Assemblage-level responses of phyllostomid bats to tropical forest fragmentation: land-bridge islands as a model system
Article first published online: 10 JUL 2008
© 2008 The Authors. Journal compilation © 2008 Blackwell Publishing Ltd
Journal of Biogeography
Volume 35, Issue 9, pages 1711–1726, September 2008
How to Cite
Meyer, C. F. J. and Kalko, E. K. V. (2008), Assemblage-level responses of phyllostomid bats to tropical forest fragmentation: land-bridge islands as a model system. Journal of Biogeography, 35: 1711–1726. doi: 10.1111/j.1365-2699.2008.01916.x
- Issue published online: 11 AUG 2008
- Article first published online: 10 JUL 2008
- Area and isolation;
- conservation biogeography;
- edge effects;
- forest fragmentation;
- Gatún Lake;
- land-bridge islands;
- landscape structure;
- spatial scale
Aim Working within a system of high structural contrast between fragments and the surrounding matrix, we assessed patterns of species loss and changes in species composition of phyllostomid bats on artificial land-bridge islands relative to mainland assemblages, and evaluated the responses of bats to forest edges. We further examined the relative influence of local-scale characteristics (e.g. vegetation structure, island area) versus landscape attributes (e.g. forest cover, patch density) and the importance of spatial scale in determining phyllostomid species richness and composition on islands.
Location Islands in Gatún Lake and adjacent mainland peninsulas in the Barro Colorado Nature Monument, Panama.
Methods Bats were sampled over a 2-year period on 11 islands as well as at forest-edge and interior sites on adjacent mainland, resulting in > 8400 captures.
Results The islands harboured a less diverse and structurally simplified phyllostomid bat fauna. Islands far from the mainland were especially species-poor. This decline in species richness was associated with compositional shifts towards assemblages strongly dominated by frugivores with good dispersal abilities. Members of other ensembles, most importantly gleaning animalivores, were much less common or absent. Although overall species composition was not significantly altered, species richness at continuous forest-edge sites was significantly lower compared with that at interior sites. Distance from the mainland and amount of forest cover in the landscape were the best predictors of species richness and assemblage composition. Responses were scale-dependent. At the local scale, species richness was independent of island area but was correlated positively with distance from the mainland. In contrast, area effects became more important at larger spatial scales, suggesting that many species use multiple fragments.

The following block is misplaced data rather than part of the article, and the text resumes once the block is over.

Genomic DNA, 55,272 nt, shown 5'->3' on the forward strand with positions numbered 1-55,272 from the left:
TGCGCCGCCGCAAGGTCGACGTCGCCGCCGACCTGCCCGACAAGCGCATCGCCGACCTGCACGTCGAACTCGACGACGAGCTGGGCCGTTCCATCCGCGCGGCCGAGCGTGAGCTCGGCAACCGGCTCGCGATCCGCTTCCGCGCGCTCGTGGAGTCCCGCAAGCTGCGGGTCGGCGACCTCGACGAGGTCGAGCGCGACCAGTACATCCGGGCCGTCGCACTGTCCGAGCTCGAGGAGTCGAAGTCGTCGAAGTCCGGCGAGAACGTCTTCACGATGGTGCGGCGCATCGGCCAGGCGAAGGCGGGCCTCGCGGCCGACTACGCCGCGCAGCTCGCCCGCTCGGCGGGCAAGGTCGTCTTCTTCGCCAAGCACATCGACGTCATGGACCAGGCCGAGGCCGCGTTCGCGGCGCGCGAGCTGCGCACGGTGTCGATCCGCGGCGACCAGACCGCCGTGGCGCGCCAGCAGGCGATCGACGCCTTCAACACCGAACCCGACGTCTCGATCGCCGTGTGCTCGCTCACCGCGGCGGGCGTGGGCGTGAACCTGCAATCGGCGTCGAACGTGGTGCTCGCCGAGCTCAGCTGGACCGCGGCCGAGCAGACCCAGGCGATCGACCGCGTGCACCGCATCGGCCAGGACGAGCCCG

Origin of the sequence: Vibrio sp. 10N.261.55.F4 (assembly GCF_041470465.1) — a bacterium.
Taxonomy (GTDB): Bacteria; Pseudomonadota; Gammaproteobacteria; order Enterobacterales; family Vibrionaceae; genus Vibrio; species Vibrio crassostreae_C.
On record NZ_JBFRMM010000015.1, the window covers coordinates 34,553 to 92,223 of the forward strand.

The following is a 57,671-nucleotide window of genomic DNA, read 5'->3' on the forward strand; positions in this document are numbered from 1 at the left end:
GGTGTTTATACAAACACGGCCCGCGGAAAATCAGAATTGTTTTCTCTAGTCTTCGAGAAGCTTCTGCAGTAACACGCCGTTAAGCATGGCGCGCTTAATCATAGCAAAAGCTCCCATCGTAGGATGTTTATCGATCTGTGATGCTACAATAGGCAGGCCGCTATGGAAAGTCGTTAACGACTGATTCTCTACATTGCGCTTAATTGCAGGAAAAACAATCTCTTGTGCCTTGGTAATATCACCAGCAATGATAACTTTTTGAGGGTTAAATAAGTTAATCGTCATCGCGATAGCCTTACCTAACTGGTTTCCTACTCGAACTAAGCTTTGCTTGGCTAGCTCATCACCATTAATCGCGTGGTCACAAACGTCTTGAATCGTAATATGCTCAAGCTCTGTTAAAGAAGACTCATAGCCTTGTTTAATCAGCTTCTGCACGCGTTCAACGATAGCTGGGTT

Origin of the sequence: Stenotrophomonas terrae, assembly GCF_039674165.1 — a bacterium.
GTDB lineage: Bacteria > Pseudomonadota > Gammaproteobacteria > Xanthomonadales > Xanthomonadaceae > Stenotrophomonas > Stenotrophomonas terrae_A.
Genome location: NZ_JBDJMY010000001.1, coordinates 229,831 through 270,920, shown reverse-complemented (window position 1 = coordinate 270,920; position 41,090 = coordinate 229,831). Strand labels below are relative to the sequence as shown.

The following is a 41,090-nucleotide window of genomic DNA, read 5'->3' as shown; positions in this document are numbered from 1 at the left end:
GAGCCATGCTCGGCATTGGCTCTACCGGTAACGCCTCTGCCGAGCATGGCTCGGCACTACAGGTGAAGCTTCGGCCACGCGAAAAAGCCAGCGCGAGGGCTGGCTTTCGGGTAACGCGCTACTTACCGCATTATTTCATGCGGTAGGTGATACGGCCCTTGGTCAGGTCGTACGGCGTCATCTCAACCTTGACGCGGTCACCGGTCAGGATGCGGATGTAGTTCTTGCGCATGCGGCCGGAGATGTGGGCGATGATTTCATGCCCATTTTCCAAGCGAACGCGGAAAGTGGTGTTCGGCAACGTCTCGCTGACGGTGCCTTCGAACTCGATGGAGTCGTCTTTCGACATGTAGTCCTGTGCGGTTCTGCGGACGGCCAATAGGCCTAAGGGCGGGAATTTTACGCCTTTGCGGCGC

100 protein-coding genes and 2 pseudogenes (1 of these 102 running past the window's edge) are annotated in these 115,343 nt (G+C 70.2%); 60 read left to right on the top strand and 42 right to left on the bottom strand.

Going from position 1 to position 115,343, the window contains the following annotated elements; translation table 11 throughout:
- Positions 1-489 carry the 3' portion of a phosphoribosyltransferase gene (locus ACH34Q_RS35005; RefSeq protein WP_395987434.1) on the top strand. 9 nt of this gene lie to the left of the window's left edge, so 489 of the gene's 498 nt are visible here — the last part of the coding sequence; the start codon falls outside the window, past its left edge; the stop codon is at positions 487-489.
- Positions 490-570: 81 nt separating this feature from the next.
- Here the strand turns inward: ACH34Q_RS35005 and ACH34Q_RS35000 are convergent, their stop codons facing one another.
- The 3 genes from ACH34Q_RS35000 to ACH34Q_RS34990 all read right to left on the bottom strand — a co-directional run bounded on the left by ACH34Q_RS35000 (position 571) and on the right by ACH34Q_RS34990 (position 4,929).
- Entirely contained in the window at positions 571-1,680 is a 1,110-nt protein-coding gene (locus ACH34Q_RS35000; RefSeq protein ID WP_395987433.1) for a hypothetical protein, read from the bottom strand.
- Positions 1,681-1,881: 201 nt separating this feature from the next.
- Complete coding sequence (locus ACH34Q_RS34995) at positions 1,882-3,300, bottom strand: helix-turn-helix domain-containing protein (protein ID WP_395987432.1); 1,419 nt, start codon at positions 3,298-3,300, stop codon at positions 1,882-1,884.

Main conclusions Our results underline the conservation value of small habitat remnants, which, even when embedded in a hostile matrix, can support a relatively diverse bat fauna, provided that there is a low degree of patch isolation and spatial proximity to larger tracts of continuous forest. Although the results at the assemblage level were inconclusive, we demonstrate that certain bat species and ensembles, particularly gleaning animalivores, exhibit high edge-sensitivity. Our results point to habitat loss rather than changes in landscape configuration as the main process after isolation underlying phyllostomid bat responses, suggesting that conservation efforts should focus on habitat preservation instead of trying to minimize fragmentation per se at the expense of habitat amount.